Local businesses struggle amid pandemic


Ahden Islam

East Way Deli, a popular destination among Friends Seminary students, has struggled through the pandemic.

Bella García-Peña and Abby Hahn

Social distancing restrictions have affected local restaurants and delis in the East Village neighborhood around Friends Seminary. Restaurants, including Third Avenue’s ramen and gelato spot Camellia, have been forced to close temporarily. East Way Gourmet and Joe Juniors – two popular spots among Friends Seminary students – have also suffered economic hardships. 

East Way Gourmet, a go-to spot for Friends Students, has been struggling as many students – primarily those in the Friends upper school – have largely stopped going to school.  Mike Maliche, the owner of East Way, said that the lack of students in the area has impacted business. “It’s not good. Business is very slow,” he said. “My business depends on schools around fifty-percent.”

East Way received support last year from the CARES Act – a stimulus bill that supported small businesses. But the loan only went so far. As Congress continues to debate a new bill, small businesses like East Way have been on their own. “The government helped us, gave us a loan, but the loan finished,” Maliche said. 

There are also restrictions to limit the number of people entering and leaving East Way Gourmet. Maliche explained that this has impacted how many customers he receives. The safety of others is important to Maliche, though – he has relationships with his customers, and they need to stay safe to support his business.   “We have to be careful and safe, and healthy because if you’re not healthy, we have no business,” he said.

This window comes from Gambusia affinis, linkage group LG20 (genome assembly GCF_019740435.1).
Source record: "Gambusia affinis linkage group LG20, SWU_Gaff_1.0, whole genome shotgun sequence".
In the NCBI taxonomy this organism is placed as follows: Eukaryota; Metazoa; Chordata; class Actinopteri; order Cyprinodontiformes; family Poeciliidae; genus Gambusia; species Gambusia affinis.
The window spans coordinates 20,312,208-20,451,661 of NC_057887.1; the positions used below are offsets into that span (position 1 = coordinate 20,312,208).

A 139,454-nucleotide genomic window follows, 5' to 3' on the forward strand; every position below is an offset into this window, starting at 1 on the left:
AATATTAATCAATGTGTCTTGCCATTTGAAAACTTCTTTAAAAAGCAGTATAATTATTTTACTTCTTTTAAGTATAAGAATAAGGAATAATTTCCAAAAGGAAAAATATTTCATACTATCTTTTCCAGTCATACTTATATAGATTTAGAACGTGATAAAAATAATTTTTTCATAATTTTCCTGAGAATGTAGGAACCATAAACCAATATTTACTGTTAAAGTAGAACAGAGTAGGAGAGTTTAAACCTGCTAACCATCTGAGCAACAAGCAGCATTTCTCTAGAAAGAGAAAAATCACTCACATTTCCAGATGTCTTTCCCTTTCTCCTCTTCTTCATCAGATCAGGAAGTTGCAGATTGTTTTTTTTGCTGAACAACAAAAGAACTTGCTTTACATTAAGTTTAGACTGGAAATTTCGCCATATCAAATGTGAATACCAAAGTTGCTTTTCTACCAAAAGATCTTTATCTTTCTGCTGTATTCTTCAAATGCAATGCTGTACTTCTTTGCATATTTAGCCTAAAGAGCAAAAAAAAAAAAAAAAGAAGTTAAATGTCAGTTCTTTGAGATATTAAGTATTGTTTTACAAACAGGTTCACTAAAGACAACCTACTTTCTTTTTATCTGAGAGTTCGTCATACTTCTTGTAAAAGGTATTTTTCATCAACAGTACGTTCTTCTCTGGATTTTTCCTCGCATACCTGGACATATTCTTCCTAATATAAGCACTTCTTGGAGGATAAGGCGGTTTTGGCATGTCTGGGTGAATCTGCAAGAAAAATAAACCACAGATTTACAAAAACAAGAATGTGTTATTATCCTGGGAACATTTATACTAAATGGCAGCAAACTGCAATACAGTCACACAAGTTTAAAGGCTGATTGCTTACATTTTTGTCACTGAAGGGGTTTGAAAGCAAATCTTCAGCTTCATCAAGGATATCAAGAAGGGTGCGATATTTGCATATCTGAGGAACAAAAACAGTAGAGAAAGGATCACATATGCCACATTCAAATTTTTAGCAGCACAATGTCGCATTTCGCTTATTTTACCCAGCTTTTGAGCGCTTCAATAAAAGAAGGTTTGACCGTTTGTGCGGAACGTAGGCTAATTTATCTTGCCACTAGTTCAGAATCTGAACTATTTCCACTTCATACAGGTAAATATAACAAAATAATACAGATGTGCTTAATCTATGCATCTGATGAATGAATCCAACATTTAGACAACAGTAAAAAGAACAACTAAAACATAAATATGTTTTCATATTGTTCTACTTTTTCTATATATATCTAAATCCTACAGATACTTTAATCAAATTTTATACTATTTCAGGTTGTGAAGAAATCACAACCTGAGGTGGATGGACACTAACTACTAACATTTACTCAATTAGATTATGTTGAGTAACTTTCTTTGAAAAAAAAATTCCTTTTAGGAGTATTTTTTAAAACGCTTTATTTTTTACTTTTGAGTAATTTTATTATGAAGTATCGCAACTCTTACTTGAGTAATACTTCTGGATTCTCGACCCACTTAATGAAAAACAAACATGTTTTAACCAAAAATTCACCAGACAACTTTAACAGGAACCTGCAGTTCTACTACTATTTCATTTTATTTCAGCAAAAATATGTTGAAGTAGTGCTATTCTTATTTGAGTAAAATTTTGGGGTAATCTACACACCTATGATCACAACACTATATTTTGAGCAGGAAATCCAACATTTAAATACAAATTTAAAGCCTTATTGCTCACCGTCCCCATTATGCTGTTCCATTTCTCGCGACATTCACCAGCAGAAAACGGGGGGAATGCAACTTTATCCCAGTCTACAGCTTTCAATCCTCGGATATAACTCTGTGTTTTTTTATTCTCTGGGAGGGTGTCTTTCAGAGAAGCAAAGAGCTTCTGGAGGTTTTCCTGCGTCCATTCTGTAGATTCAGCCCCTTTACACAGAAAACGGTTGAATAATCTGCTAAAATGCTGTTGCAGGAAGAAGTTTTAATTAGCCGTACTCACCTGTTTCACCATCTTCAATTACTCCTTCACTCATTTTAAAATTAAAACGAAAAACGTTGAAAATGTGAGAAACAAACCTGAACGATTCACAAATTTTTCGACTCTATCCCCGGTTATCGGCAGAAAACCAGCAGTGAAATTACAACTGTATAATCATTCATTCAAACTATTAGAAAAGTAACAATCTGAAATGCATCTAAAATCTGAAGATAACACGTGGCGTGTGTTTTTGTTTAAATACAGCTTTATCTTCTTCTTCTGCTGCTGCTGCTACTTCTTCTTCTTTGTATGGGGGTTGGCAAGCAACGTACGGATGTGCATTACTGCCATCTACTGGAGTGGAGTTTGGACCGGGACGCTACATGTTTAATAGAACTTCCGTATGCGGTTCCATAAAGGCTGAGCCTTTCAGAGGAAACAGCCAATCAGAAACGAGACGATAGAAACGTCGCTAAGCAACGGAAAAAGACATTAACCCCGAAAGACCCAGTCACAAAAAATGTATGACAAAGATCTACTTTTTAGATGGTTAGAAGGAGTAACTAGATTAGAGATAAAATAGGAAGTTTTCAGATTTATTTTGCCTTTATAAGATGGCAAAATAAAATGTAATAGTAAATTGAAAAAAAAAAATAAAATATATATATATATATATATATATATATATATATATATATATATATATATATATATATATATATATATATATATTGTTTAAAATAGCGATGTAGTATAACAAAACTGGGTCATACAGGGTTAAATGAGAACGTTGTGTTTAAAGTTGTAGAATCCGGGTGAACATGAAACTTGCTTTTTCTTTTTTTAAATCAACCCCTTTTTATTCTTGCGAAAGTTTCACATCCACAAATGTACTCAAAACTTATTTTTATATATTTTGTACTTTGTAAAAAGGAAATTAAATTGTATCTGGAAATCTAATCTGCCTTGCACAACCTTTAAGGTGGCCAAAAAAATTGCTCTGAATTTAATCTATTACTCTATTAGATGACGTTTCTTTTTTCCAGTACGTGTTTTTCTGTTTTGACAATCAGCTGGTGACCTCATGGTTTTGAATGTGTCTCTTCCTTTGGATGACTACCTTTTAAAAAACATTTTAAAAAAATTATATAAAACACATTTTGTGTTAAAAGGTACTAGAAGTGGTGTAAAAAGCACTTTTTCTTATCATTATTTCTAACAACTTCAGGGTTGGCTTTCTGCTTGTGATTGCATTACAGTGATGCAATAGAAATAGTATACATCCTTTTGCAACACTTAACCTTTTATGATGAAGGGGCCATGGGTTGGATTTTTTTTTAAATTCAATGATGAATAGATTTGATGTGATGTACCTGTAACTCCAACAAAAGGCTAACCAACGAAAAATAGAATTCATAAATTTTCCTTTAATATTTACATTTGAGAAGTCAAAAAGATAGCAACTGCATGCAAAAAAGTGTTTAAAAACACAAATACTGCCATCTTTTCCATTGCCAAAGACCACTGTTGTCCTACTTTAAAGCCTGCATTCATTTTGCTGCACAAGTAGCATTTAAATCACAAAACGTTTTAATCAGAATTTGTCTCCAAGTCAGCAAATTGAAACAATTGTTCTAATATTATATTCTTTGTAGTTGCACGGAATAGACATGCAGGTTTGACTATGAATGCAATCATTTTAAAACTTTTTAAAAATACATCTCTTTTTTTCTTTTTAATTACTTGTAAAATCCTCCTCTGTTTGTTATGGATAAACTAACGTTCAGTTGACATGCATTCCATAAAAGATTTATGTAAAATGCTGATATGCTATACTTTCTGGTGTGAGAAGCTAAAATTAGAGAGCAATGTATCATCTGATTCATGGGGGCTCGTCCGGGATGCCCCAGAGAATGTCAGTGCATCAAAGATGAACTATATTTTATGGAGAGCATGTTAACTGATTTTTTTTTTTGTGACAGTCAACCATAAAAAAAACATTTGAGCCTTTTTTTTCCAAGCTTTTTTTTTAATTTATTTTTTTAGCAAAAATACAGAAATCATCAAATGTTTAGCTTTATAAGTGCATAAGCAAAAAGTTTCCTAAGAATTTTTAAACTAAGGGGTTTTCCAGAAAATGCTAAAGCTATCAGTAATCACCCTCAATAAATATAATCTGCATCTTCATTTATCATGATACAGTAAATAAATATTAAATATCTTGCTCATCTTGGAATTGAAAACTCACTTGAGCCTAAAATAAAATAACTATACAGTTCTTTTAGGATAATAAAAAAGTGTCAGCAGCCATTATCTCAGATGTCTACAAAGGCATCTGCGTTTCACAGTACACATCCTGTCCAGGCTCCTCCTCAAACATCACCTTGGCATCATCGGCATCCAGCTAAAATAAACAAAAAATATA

East Way’s long-lasting customer relationships have also been interrupted by the pandemic. Business has slowed as many of the deli’s local customers have left the city, or seem to go out less.  “A lot of customers, they moved out. A lot of customers are really scared,” he said. 

Maliche said that his connections with people who work in nearby stores and restaurants have also been impacted. He notes the overall surroundings and environment have changed as more restaurants have closed. “We are here 27 years, and we get used to help each other, be with each other,” he said.

A cook at Joe Juniors – another restaurant popular among Friends students – explained that they have also lost customers because of the pandemic. Due to their losses, they have had trouble paying rent. “The landlords, they don’t agree with the rent. We can pay half, but they want full,” the cook said.

With the combination of slow business and high rent, the owners of Joe Juniors question if they can remain open. “How are we gonna pay the rent?” the cook said. “Maybe we can agree…  to pay half rent. That way we can stay open.” 

These local restaurants have been greatly impacted during this challenging time. As they continue to wait on a stimulus bill, and for students to return to school, they may continue to struggle. “It’s not good,” Maliche said. “Hopefully once we get a vaccine, things will go back. That’s our hope so far.”